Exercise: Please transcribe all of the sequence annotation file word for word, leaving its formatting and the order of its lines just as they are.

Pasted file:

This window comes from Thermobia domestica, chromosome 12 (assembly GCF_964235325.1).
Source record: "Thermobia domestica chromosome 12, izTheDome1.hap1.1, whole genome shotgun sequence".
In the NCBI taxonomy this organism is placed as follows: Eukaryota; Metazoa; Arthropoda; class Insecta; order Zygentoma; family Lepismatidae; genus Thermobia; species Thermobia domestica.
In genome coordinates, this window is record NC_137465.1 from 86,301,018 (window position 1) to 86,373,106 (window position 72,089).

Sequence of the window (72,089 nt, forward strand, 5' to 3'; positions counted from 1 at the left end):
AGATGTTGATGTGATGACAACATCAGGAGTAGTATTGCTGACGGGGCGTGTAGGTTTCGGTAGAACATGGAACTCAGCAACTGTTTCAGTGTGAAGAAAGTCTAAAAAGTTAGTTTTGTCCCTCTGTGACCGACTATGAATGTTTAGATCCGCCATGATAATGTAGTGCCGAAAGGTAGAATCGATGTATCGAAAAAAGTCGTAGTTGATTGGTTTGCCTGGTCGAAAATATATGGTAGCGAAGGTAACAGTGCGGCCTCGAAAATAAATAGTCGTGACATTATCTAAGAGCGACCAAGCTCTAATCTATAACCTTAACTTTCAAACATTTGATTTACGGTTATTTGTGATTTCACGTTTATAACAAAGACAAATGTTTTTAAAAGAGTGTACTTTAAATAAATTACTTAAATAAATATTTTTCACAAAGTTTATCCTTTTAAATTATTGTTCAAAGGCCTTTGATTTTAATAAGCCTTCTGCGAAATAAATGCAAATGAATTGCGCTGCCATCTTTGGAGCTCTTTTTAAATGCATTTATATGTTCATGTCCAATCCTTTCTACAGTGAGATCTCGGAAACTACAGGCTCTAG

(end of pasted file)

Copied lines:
This window comes from Thermobia domestica, chromosome 12 (assembly GCF_964235325.1).
Source record: "Thermobia domestica chromosome 12, izTheDome1.hap1.1, whole genome shotgun sequence".
In the NCBI taxonomy this organism is placed as follows: Eukaryota; Metazoa; Arthropoda; class Insecta; order Zygentoma; family Lepismatidae; genus Thermobia; species Thermobia domestica.
In genome coordinates, this window is record NC_137465.1 from 86,301,018 (window position 1) to 86,373,106 (window position 72,089).

Sequence of the window (72,089 nt, forward strand, 5' to 3'; positions counted from 1 at the left end):
AGATGTTGATGTGATGACAACATCAGGAGTAGTATTGCTGACGGGGCGTGTAGGTTTCGGTAGAACATGGAACTCAGCAACTGTTTCAGTGTGAAGAAAGTCTAAAAAGTTAGTTTTGTCCCTCTGTGACCGACTATGAATGTTTAGATCCGCCATGATAATGTAGTGCCGAAAGGTAGAATCGATGTATCGAAAAAAGTCGTAGTTGATTGGTTTGCCTGGTCGAAAATATATGGTAGCGAAGGTAACAGTGCGGCCTCGAAAATAAATAGTCGTGACATTATCTAAGAGCGACCAAGCTCTAATCTATAACCTTAACTTTCAAACATTTGATTTACGGTTATTTGTGATTTCACGTTTATAACAAAGACAAATGTTTTTAAAAGAGTGTACTTTAAATAAATTACTTAAATAAATATTTTTCACAAAGTTTATCCTTTTAAATTATTGTTCAAAGGCCTTTGATTTTAATAAGCCTTCTGCGAAATAAATGCAAATGAATTGCGCTGCCATCTTTGGAGCTCTTTTTAAATGCATTTATATGTTCATGTCCAATCCTTTCTACAGTGAGATCTCGGAAACTACAGGCTCTAG